In the academic tome Rush, Rock Music and the Middle Class, ethnomusicologist Chris McDonald argues the trio owes much of their success to the anxieties and aspirations of middle-class youth. "Rock and roll is supposed to be an escape from the suburbs into a more vital world," he says. Traditionally, artists have done that by looking to the underclass or the hip avante-garde. "But Rush did it in a bookish, middle-class way, opening up worlds into Greek mythology on Hemispheres or black holes on 'Cygnus X-1.' It wasn't an escape into the energizing working-class culture that critics valued, like what the Rolling Stones did. It was an escape for people who wanted to think about big ideas, but didn't necessarily want to read Tolstoy."
By being their socially awkward selves, Rush spoke to masses of air-drumming, Heinlein-loving misfits just like them. Radio airplay be damned, dweebs worldwide would unite in their fanatical love for Canada's purveyors of escapist dreamscapes ("We never went to South America because we didn't know whether or not we had any fans there," says Lee. "And then we finally went down there and it was like, ‘Holy shit. Where are all these fans coming from?'") The trio would amass enough of an underground following to sell 40 million records internationally-ranking third behind the Beatles and Rolling Stones for most consecutive gold or platinum records by a band. Rush-heads would shamelessly unite at fan expos and get flogged in high school hallways for wearing Fly By Night T-shirts.
According to Lee, it's this same swarm of loyal weirdos who've kept Rush on top through four decades, and allowed them to continue to thrive in the 21st century.
"I think part of it is payback from fans," he says, smiling contently. "Rush was their secret; their personal love. It meant a lot to them. Then they get in powerful positions where they're directors or radio programmers or reviewers, etcetera. And they feel their allegiance and the need to wave their Rush flags suddenly. I guess that's lead to this revisionist view of us."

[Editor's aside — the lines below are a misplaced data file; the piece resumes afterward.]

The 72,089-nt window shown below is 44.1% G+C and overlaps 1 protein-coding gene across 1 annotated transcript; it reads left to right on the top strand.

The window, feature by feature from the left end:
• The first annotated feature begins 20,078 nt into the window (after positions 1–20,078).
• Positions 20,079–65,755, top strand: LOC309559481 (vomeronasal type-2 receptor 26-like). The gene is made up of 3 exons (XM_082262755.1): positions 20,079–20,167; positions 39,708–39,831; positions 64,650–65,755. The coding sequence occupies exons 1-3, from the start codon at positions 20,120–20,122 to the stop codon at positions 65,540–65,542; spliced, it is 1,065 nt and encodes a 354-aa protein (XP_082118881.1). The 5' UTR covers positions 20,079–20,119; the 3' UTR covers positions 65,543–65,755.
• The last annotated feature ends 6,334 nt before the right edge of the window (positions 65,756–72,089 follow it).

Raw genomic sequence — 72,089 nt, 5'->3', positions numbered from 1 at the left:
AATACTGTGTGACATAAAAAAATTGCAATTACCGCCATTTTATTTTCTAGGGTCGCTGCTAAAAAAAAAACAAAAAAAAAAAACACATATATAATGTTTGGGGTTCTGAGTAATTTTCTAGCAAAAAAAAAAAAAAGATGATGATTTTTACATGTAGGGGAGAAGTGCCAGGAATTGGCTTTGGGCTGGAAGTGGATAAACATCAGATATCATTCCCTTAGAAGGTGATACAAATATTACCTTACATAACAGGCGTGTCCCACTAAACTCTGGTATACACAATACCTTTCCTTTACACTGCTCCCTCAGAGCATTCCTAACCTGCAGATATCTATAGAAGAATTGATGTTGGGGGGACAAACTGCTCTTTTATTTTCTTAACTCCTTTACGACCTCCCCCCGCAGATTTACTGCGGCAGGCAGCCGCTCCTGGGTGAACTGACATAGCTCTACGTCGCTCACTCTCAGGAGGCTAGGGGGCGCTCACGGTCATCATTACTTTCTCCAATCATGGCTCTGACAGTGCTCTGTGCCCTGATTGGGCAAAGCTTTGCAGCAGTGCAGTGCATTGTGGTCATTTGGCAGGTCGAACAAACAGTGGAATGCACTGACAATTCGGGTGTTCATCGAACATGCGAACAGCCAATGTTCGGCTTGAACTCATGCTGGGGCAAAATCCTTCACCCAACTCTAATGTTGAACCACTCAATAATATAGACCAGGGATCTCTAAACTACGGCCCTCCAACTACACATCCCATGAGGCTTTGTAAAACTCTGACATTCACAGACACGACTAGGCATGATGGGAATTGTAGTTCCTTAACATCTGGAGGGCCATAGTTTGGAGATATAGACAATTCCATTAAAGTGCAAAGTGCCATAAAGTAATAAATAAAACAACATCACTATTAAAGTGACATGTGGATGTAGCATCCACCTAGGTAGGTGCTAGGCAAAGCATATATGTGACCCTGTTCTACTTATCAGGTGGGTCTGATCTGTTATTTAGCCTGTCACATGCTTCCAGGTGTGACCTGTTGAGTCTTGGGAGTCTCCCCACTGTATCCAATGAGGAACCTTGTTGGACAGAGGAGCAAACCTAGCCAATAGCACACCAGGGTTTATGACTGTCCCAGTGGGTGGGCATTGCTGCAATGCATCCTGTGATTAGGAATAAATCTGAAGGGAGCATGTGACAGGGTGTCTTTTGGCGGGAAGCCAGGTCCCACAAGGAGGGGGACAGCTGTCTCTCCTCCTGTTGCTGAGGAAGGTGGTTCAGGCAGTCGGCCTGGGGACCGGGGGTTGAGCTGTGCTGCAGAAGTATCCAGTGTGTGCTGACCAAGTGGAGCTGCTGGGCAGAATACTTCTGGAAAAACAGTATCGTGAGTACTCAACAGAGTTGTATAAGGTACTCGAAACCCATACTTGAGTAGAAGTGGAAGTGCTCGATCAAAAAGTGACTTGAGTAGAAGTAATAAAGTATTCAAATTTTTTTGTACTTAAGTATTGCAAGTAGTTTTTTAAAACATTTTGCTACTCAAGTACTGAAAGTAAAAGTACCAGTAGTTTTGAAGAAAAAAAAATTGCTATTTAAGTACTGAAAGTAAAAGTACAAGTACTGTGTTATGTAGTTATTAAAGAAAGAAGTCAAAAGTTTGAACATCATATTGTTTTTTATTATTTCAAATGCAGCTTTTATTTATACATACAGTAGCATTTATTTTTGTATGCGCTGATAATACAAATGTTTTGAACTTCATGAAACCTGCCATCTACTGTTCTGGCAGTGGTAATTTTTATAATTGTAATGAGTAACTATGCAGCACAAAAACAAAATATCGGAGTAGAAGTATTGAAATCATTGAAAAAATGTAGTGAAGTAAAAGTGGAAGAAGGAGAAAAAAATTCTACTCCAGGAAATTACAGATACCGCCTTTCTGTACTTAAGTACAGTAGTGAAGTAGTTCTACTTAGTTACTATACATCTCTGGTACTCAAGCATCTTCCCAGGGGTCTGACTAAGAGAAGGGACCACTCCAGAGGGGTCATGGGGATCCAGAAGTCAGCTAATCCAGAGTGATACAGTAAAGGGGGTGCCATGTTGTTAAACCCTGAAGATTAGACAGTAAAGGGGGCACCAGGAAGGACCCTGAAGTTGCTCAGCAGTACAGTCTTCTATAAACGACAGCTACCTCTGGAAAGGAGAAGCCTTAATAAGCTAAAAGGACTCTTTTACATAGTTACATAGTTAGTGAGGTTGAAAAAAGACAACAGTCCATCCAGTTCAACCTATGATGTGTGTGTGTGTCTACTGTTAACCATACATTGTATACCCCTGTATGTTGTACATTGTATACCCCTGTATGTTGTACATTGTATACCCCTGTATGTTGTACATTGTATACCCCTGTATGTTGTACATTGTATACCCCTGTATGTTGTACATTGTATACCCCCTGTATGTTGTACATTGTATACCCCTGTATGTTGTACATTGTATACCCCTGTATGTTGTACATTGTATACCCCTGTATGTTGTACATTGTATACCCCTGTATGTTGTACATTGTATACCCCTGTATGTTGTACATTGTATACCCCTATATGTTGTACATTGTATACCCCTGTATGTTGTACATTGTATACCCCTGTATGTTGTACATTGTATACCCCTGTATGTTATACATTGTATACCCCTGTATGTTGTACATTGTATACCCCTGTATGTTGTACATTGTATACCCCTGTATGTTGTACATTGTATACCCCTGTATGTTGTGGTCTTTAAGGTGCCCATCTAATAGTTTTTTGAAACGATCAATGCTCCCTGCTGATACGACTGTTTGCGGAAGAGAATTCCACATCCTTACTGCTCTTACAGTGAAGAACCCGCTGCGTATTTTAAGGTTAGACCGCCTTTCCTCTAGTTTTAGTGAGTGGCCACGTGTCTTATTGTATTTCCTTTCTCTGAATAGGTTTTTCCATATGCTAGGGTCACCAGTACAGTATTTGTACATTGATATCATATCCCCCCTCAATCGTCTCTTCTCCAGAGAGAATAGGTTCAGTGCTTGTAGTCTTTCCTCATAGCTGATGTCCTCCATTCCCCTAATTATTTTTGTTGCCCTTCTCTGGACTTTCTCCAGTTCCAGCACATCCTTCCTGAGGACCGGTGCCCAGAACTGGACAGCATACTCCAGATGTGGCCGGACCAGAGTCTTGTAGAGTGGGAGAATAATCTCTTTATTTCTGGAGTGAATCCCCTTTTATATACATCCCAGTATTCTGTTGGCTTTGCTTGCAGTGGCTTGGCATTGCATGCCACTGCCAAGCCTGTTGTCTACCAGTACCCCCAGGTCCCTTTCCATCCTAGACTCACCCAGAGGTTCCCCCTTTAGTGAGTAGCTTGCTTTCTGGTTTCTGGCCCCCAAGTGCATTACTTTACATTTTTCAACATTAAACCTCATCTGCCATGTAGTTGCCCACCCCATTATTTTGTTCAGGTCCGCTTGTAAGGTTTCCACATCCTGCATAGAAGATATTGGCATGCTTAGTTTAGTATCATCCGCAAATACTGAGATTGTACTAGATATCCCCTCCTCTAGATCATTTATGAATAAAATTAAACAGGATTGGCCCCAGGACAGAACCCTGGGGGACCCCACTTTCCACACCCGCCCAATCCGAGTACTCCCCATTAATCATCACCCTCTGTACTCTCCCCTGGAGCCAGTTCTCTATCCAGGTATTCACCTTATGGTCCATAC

Ghomeshi admits to being in on the Rush coup. "There are a bunch of us who grew up idolizing Rush, who are now in more influential places," he says. "As Gen X and even Gen Y have grown up, we're able to assert ourselves."
Adds Lee, "It's the classic revenge of the nerds."
To fulfill their mythic destiny, Rush has one door left to unlock: that of the Hall of Fame. Though the Hall's body of critics has appeared anti-Rush in the past, the media's recent change of heart indicates the band won't have to wait until 2112 to get canonized in the rock and roll firmament.
"People now understand the importance of what they've done, the longevity and the fact that they're still really good at what they do," says Ghomeshi. "Even the most ardent critics have begrudgingly accepted this and have to give them props. From here on in, I think they will be considered the rightful rock icons that they should be."
Otherwise, a guitar-wielding army of geeks is waiting to overthrow the oppressive old guard. This year, after all, marks the first time fans are allowed to vote for who gets in.
Not that Lee's losing sleep over it.
"We don't need validation," he says. "We became what we are because we didn't pay attention to that. It would be a little hypocritical to pay attention to it now."